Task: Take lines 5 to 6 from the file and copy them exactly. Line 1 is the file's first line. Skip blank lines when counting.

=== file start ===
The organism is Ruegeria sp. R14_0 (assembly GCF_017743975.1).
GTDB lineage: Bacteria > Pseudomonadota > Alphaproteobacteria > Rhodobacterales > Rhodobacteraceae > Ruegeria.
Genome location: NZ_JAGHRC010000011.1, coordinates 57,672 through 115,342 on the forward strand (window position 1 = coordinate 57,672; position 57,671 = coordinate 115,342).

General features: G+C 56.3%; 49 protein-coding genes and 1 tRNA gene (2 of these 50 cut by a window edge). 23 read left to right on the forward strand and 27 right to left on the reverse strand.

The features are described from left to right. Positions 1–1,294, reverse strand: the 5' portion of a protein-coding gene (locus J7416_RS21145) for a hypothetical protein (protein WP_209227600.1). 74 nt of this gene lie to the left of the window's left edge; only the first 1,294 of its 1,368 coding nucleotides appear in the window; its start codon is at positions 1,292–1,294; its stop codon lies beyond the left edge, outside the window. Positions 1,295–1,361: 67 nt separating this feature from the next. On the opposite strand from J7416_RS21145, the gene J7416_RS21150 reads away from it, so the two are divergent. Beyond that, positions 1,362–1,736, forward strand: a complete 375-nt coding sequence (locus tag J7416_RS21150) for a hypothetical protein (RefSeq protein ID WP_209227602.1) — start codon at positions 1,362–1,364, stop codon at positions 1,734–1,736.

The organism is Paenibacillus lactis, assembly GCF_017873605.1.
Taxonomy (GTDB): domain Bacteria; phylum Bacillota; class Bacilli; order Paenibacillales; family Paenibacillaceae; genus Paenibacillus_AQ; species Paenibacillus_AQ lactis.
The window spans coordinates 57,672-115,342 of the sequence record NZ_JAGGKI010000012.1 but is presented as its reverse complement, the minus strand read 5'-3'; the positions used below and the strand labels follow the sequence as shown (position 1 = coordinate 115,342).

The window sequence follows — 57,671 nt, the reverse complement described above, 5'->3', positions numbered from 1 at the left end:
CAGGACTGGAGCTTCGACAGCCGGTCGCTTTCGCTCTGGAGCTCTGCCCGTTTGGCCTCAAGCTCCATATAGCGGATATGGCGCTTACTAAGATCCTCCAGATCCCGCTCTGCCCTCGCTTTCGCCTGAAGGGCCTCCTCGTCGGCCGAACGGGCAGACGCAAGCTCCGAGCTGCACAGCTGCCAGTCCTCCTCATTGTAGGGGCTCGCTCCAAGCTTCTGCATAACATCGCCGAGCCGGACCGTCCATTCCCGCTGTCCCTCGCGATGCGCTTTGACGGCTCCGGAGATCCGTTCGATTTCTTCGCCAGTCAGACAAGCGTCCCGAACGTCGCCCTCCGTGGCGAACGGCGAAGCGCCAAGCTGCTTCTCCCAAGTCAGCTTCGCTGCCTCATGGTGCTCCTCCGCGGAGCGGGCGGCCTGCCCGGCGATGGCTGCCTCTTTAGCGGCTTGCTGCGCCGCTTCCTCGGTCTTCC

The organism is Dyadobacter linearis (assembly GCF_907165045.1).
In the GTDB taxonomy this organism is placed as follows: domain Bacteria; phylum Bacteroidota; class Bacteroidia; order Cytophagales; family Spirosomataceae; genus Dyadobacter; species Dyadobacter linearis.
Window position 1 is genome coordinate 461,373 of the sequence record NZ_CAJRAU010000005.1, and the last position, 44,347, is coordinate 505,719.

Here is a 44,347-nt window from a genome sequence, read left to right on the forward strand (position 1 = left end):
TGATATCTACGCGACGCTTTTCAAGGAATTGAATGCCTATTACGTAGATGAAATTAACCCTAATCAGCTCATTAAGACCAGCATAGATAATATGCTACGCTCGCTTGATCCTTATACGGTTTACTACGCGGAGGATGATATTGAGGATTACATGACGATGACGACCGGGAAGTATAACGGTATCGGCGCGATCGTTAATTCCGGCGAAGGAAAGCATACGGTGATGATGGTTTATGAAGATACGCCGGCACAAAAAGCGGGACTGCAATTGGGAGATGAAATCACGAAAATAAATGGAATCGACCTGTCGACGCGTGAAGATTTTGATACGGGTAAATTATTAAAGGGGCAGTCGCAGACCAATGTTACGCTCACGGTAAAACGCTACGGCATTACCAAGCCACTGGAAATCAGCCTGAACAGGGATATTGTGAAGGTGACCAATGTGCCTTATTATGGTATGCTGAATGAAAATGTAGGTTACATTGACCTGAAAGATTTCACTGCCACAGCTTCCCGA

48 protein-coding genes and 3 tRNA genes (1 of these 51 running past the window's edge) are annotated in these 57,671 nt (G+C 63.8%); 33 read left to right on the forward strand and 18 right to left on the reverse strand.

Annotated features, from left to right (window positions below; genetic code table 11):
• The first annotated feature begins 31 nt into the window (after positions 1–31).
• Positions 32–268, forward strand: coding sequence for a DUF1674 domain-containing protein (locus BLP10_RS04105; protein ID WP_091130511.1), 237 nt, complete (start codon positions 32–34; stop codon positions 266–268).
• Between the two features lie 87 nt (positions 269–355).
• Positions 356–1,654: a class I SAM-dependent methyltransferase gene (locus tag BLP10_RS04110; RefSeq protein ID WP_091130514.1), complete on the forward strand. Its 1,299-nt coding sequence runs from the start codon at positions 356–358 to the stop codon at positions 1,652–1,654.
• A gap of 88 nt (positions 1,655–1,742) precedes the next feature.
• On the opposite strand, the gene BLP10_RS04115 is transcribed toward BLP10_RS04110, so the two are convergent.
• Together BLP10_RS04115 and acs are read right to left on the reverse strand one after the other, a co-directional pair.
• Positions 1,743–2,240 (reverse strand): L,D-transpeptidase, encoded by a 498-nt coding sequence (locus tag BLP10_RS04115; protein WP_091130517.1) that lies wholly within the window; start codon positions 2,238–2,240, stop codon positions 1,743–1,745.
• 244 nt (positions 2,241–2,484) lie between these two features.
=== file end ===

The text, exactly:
The features are described from left to right. Positions 1–1,294, reverse strand: the 5' portion of a protein-coding gene (locus J7416_RS21145) for a hypothetical protein (protein WP_209227600.1). 74 nt of this gene lie to the left of the window's left edge; only the first 1,294 of its 1,368 coding nucleotides appear in the window; its start codon is at positions 1,292–1,294; its stop codon lies beyond the left edge, outside the window. Positions 1,295–1,361: 67 nt separating this feature from the next. On the opposite strand from J7416_RS21145, the gene J7416_RS21150 reads away from it, so the two are divergent. Beyond that, positions 1,362–1,736, forward strand: a complete 375-nt coding sequence (locus tag J7416_RS21150) for a hypothetical protein (RefSeq protein ID WP_209227602.1) — start codon at positions 1,362–1,364, stop codon at positions 1,734–1,736.

The organism is Paenibacillus lactis, assembly GCF_017873605.1.